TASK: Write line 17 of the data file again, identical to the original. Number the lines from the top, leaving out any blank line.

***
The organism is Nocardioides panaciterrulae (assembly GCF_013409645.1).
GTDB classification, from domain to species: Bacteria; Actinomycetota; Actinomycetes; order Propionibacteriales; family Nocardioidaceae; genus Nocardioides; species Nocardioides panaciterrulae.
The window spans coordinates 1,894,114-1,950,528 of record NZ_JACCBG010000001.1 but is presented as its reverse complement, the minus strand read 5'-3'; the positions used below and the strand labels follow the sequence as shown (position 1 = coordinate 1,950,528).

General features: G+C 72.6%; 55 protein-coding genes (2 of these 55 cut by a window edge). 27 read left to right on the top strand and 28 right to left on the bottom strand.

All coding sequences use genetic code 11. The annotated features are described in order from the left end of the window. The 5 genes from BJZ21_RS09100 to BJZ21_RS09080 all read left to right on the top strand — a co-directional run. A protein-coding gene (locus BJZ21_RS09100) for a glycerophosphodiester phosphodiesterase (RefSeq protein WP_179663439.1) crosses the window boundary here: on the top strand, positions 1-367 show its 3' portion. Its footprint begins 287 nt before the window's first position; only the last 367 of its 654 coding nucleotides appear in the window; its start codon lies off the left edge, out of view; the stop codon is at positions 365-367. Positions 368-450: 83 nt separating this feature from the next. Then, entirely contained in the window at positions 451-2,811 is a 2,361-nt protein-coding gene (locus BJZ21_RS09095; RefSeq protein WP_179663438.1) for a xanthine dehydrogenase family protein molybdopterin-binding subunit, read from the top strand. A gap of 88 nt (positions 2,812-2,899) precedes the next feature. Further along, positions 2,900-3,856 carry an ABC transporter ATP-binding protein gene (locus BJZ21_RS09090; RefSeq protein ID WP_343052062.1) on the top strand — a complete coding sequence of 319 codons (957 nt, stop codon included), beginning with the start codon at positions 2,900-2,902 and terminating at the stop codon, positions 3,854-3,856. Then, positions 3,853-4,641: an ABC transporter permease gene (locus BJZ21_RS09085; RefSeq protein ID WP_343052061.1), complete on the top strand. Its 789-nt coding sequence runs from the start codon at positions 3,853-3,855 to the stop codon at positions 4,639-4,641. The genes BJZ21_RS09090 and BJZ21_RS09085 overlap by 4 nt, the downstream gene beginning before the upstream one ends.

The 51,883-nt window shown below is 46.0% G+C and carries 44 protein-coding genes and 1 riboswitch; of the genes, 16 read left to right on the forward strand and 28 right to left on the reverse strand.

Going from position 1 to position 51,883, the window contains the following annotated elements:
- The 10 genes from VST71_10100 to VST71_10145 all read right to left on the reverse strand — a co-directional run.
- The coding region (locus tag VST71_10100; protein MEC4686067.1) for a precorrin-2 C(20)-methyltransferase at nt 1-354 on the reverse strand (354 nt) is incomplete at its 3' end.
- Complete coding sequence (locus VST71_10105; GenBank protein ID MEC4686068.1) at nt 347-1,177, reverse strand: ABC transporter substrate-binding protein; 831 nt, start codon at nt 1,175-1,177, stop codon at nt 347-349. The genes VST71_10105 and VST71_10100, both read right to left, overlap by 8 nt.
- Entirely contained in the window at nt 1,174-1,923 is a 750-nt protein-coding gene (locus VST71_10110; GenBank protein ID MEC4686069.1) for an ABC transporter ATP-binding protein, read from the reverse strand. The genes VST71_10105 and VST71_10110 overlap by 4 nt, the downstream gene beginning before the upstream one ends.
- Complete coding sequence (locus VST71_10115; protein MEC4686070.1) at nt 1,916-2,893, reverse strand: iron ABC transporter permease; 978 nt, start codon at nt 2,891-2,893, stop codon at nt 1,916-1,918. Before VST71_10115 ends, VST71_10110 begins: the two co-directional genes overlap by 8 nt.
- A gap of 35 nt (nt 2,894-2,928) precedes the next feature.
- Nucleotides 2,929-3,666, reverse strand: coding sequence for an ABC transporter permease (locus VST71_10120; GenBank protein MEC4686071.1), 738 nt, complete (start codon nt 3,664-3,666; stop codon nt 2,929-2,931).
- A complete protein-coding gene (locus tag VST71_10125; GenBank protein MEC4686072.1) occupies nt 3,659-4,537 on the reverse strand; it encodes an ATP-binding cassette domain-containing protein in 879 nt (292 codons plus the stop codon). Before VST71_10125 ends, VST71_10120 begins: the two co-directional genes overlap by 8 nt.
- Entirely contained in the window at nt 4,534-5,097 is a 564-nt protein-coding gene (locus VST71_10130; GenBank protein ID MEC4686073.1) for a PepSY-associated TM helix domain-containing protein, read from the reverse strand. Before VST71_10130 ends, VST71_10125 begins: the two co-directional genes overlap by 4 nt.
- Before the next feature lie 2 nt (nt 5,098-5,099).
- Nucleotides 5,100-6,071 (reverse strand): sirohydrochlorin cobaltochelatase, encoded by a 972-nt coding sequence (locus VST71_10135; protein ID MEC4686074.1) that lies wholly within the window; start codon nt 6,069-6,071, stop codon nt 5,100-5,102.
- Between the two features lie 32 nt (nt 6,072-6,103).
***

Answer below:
- Before the next feature lie 2 nt (nt 5,098-5,099).